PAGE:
Tuesday, January 14, 2014

Dear Kate - January 2014 edition



The namesake of this advice column is Katharine McCormick, who graduated from MIT with a B.Sc. in Biology in 1904. Among others, she was the benefactor of McCormick Hall, a suffragist and a philanthropist.  We hope to continue her legacy and dedication to the advancement of women through this advice column.

Dear Kate,

I am in my 3rd year of PhD and recently completed my official thesis proposal to my department. I generally find my project fun and interesting, but I’m concerned because all the ideas came from my advisor and I don’t feel like I am capable of coming up with my own ideas. I’m afraid I’m not creative, smart or visionary enough to steer a research project, much less have that research be groundbreaking (which I would really love). I don’t see how this will change, as some have suggested, as I continue to work on my project. In fact, considering how specific and trivial my day-to-day tasks are, I don’t quite understand what I am getting out of my PhD training at all. I’m worried about what this means for my career and life prospects.
Where do ideas come from and is there anything I can do to get better at generating them? Am I doomed because I am uncreative?

Uncreative Cat

Dear Cat,

Generating creative ideas that are in that intersection of things that are feasible but yet really innovative, is one of the hardest things we do as researchers. While every research field and every research group is different, from a developmental point of view, I often start my own graduate students on projects where many of the creative ideas are mine; but I definitely hope that they start taking steps toward being capable of coming up with their own interesting ideas in the last year or two years of their Ph.D. study. So, at least in my portion of the world, you are right on schedule to be asking this question: this is the question I want all my third year Ph.D. students to start asking, so good for you.

Let's start with some context, which is: let's think about where the project you wrote your thesis proposal on came from. It is probably something that your advisor believes s/he and you are set up to work on, meaning that you have the background, expertise, necessary equipment, etc.  If you are being supported on a grant, chances are that your advisor proposed this line of research already to some funding agency, which might mean the piece of generating the initial idea might even have occured several years ago, maybe even prior to your deciding to work with your advisor. If creative ideas came out of whole cloth, this might be cause for despair. However, I have found that usually the best creative ideas come while doing something routine: you have a project that looks straightforward, but then you hit a snag, or the data comes out in a way that is completely strange, or something else happens you just didn't plan for. In my experience, most of the groundbreaking, creative work happens when you are doing the expected thing, and then hit an obstacle and it sends you off on a new, completely unanticipated direction. I notice that usually, you will hit some obstacle (even if you don't know in advance what that obstacle will be). And such things are to be seized as opportunities to start being creative.  I wish I could give you a recipe for generating great creative ideas, but I think you will find, if you value opportunities to do groundbreaking things, often they will come to you, and often they come in the guise of accidents, but they still come when you embedd yourself in a project and work deeply on it.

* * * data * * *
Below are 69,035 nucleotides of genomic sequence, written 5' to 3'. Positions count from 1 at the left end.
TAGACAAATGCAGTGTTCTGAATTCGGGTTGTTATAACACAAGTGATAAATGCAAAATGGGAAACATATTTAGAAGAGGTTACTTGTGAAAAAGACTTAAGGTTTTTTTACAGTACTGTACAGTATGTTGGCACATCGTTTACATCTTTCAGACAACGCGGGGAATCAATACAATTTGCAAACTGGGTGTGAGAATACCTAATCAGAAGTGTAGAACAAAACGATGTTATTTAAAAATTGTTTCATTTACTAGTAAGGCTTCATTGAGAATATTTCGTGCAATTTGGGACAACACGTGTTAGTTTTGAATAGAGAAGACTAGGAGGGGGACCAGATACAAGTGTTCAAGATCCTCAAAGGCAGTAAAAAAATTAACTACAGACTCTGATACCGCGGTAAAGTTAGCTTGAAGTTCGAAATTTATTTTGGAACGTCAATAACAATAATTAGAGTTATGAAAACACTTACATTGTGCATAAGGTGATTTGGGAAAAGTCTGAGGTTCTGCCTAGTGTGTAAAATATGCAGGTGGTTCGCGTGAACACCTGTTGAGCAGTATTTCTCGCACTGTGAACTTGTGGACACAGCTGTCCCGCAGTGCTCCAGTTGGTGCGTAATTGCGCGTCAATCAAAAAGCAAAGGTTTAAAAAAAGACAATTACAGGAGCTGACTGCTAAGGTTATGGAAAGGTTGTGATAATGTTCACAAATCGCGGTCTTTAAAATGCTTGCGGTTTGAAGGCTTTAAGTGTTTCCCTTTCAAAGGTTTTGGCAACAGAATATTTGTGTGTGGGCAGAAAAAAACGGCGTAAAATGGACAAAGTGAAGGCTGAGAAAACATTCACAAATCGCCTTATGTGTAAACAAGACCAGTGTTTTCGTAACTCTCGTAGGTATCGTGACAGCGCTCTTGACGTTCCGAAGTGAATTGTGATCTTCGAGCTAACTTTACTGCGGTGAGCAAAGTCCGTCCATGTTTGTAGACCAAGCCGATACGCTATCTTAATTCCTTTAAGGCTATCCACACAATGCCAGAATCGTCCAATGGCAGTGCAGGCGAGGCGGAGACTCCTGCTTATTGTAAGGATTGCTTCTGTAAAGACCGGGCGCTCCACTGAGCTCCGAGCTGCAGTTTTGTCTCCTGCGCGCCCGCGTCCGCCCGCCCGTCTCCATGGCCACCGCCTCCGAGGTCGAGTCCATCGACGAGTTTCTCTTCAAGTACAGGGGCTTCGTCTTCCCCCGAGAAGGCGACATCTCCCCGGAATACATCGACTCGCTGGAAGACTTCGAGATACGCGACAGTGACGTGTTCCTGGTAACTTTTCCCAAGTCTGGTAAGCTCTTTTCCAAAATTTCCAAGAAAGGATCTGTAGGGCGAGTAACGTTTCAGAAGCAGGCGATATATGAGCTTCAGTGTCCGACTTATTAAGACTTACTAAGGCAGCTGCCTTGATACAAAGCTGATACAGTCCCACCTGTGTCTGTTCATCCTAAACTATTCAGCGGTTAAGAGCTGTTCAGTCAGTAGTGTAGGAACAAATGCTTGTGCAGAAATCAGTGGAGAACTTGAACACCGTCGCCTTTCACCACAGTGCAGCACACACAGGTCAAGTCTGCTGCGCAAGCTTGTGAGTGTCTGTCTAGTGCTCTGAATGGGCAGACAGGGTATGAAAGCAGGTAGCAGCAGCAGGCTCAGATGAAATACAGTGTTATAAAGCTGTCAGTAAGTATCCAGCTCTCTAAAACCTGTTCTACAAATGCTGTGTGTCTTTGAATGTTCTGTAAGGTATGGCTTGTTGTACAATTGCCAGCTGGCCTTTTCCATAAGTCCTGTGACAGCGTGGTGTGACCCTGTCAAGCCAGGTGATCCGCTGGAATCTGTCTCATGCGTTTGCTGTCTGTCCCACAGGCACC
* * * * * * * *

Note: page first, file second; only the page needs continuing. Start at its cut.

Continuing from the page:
However, every field is different, and every advisor is different.  This is a great thing to start talking to your advisor about. Ask your advisor exactly this: don't call yourself uncreative, but ask how s/he generates his/her best creative ideas. How senior was he or she when s/he felt s/he was savvy enough to steer a research project? How can you learn to develop this skill?  Most good advisors will  be eager to mentor graduate students who  ask such  important questions,  and   you  might  have  some very meaningful  and  deep conversations.

Kate C.
Kate C. received her PhD at MIT and is a professor in the Boston area.


Thank you to the Dear Kate student contributor and to Kate C.! 
If you have a question that you would like to ask our panel of experts (GWAMIT mentors), please submit it here.

1 comment:

  1. There was a fantastic post on this same topic by another female scientist earlier this week - it might lend some additional perspective: https://medium.com/ladybits-on-medium/3ee66d2be3cb

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